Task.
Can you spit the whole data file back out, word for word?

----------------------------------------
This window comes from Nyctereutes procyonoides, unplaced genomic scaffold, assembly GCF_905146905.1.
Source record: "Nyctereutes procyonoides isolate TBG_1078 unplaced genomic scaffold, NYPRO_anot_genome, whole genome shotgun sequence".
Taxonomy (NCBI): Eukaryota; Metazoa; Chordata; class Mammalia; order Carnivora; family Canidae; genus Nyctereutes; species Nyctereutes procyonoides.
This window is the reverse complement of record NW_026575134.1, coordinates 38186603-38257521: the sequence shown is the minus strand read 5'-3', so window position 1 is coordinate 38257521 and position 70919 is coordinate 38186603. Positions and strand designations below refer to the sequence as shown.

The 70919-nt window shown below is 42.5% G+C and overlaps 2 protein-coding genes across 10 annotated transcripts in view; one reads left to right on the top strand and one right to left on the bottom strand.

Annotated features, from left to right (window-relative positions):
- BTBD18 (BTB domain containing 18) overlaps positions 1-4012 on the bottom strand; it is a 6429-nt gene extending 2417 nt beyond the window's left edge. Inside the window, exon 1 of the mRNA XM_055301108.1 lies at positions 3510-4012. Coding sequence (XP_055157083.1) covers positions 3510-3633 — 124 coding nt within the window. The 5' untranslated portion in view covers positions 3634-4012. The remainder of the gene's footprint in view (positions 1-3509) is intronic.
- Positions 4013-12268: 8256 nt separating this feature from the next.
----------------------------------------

This window comes from Nyctereutes procyonoides, unplaced genomic scaffold, assembly GCF_905146905.1.
Source record: "Nyctereutes procyonoides isolate TBG_1078 unplaced genomic scaffold, NYPRO_anot_genome, whole genome shotgun sequence".
Taxonomy (NCBI): Eukaryota; Metazoa; Chordata; class Mammalia; order Carnivora; family Canidae; genus Nyctereutes; species Nyctereutes procyonoides.
This window is the reverse complement of record NW_026575134.1, coordinates 38186603-38257521: the sequence shown is the minus strand read 5'-3', so window position 1 is coordinate 38257521 and position 70919 is coordinate 38186603. Positions and strand designations below refer to the sequence as shown.

The 70919-nt window shown below is 42.5% G+C and overlaps 2 protein-coding genes across 10 annotated transcripts in view; one reads left to right on the top strand and one right to left on the bottom strand.

Annotated features, from left to right (window-relative positions):
- BTBD18 (BTB domain containing 18) overlaps positions 1-4012 on the bottom strand; it is a 6429-nt gene extending 2417 nt beyond the window's left edge. Inside the window, exon 1 of the mRNA XM_055301108.1 lies at positions 3510-4012. Coding sequence (XP_055157083.1) covers positions 3510-3633 — 124 coding nt within the window. The 5' untranslated portion in view covers positions 3634-4012. The remainder of the gene's footprint in view (positions 1-3509) is intronic.
- Positions 4013-12268: 8256 nt separating this feature from the next.